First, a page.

Dear Editors and Members,

In response to the letter from the 8/30/18 issue: Yes, I agree. Many people are glued to their phones while shopping at the Coop. And yes, this can be frustrating. However, we cannot blame Internet access itself for members spending excessive time on their phones. We could blame the extra-large corporations which profit off the attention economy we all now live in. We could blame the 24-hour work-email cycle. We could even blame the food blogs that list ingredients you could only find at the Coop! It would be misguided to put the blame on access. 

To suggest that members who need to be available for work should get data plans from their employers is an unrealistic idea. Given the fast-paced, high-rent, and competitive city we live in it is hard to imagine a world where a 2 hour and 45 minute shift can be done without the anxiety of getting back to work - a reminder that this is a Coop that exists in 2018…not 1970.

It goes without saying that most everything we need has been transferred in some form onto the Internet. Work. Healthcare. Transportation. All of these things that many people depend on can often be accessed over a simple Wi-Fi connection. To ignore this reality is to ensure that the digital divide stays divided. What I’m reading in the last response to my letter is this: You have a data plan? You get to be at the Coop and use the Internet. No data plan? Tough luck. I take issue with this stance as it seems to ignore the fact that data plans come at a price. It is to put a fiscal responsibility on the members where there might otherwise be room for free and open access.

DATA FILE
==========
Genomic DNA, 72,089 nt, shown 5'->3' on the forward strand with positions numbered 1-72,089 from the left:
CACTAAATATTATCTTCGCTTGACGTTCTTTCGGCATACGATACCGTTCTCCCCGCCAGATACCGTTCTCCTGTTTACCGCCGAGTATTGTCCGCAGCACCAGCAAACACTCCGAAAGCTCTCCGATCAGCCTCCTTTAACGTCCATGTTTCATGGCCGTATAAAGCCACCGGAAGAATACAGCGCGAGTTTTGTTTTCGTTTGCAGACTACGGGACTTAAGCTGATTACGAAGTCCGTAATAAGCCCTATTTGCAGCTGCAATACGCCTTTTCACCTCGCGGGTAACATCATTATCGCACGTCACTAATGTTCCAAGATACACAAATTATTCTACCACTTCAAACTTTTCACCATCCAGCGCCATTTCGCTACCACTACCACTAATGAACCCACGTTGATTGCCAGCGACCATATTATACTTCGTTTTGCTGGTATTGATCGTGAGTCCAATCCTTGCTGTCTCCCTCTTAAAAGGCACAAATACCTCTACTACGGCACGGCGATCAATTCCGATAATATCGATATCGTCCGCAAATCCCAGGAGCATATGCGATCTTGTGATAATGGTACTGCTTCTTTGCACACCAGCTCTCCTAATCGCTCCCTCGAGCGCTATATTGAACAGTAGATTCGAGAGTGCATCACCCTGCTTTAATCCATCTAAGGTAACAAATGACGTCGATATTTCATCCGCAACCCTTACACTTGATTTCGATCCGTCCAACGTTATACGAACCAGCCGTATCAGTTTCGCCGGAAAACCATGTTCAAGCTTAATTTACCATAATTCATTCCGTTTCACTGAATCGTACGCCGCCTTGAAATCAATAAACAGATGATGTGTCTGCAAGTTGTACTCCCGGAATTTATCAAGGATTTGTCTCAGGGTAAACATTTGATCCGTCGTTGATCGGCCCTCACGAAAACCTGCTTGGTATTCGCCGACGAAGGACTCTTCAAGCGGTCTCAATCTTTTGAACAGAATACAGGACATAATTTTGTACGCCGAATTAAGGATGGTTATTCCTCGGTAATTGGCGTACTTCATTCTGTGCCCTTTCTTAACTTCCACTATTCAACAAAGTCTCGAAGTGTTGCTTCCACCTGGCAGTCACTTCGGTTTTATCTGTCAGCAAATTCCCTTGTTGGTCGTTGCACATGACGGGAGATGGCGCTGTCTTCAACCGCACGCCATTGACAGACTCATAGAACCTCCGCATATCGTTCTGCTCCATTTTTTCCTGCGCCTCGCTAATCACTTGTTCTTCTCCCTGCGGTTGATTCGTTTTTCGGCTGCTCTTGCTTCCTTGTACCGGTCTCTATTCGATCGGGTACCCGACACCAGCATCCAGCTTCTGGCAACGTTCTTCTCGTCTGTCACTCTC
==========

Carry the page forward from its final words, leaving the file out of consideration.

Concerning numbers: I am not sure where the estimate cost of $28,000 a year came from but I believe this number could be drastically reduced with the introduction of a mesh network. A mesh network is also known as a community network and is very similar in structure to a Coop. There are a bunch of wireless routers (members) which all simultaneously connect to each other (shifts) in order to cooperatively distribute data (food) between devices (food suppliers) and the Internet itself (the Coop community).